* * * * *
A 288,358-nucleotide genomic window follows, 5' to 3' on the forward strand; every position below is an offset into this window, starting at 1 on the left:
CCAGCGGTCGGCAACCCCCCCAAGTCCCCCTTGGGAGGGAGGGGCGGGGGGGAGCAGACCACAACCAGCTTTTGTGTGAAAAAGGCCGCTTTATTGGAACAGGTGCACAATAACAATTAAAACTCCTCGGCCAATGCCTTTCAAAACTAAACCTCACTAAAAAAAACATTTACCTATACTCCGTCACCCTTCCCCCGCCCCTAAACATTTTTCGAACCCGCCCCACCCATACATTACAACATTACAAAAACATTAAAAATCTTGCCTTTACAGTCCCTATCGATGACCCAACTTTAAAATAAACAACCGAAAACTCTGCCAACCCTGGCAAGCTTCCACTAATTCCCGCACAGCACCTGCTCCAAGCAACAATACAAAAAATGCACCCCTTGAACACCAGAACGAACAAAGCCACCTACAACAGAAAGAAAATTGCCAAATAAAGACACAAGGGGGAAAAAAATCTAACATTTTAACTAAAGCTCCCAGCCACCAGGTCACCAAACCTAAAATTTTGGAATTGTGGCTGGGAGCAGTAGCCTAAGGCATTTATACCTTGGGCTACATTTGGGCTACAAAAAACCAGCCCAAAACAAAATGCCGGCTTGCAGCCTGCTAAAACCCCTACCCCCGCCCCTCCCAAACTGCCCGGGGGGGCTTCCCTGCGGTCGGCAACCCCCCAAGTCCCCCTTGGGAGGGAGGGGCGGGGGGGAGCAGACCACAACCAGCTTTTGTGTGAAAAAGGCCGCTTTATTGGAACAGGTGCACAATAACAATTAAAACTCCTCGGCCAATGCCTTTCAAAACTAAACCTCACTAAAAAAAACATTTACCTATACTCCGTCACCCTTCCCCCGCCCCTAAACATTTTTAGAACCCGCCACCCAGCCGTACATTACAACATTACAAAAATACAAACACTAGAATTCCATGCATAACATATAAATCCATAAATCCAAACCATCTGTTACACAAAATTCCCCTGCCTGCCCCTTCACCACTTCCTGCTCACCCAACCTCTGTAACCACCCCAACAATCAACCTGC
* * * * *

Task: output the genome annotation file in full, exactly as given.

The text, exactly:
A 288,358-nucleotide genomic window follows, 5' to 3' on the forward strand; every position below is an offset into this window, starting at 1 on the left:
CCAGCGGTCGGCAACCCCCCCAAGTCCCCCTTGGGAGGGAGGGGCGGGGGGGAGCAGACCACAACCAGCTTTTGTGTGAAAAAGGCCGCTTTATTGGAACAGGTGCACAATAACAATTAAAACTCCTCGGCCAATGCCTTTCAAAACTAAACCTCACTAAAAAAAACATTTACCTATACTCCGTCACCCTTCCCCCGCCCCTAAACATTTTTCGAACCCGCCCCACCCATACATTACAACATTACAAAAACATTAAAAATCTTGCCTTTACAGTCCCTATCGATGACCCAACTTTAAAATAAACAACCGAAAACTCTGCCAACCCTGGCAAGCTTCCACTAATTCCCGCACAGCACCTGCTCCAAGCAACAATACAAAAAATGCACCCCTTGAACACCAGAACGAACAAAGCCACCTACAACAGAAAGAAAATTGCCAAATAAAGACACAAGGGGGAAAAAAATCTAACATTTTAACTAAAGCTCCCAGCCACCAGGTCACCAAACCTAAAATTTTGGAATTGTGGCTGGGAGCAGTAGCCTAAGGCATTTATACCTTGGGCTACATTTGGGCTACAAAAAACCAGCCCAAAACAAAATGCCGGCTTGCAGCCTGCTAAAACCCCTACCCCCGCCCCTCCCAAACTGCCCGGGGGGGCTTCCCTGCGGTCGGCAACCCCCCAAGTCCCCCTTGGGAGGGAGGGGCGGGGGGGAGCAGACCACAACCAGCTTTTGTGTGAAAAAGGCCGCTTTATTGGAACAGGTGCACAATAACAATTAAAACTCCTCGGCCAATGCCTTTCAAAACTAAACCTCACTAAAAAAAACATTTACCTATACTCCGTCACCCTTCCCCCGCCCCTAAACATTTTTAGAACCCGCCACCCAGCCGTACATTACAACATTACAAAAATACAAACACTAGAATTCCATGCATAACATATAAATCCATAAATCCAAACCATCTGTTACACAAAATTCCCCTGCCTGCCCCTTCACCACTTCCTGCTCACCCAACCTCTGTAACCACCCCAACAATCAACCTGC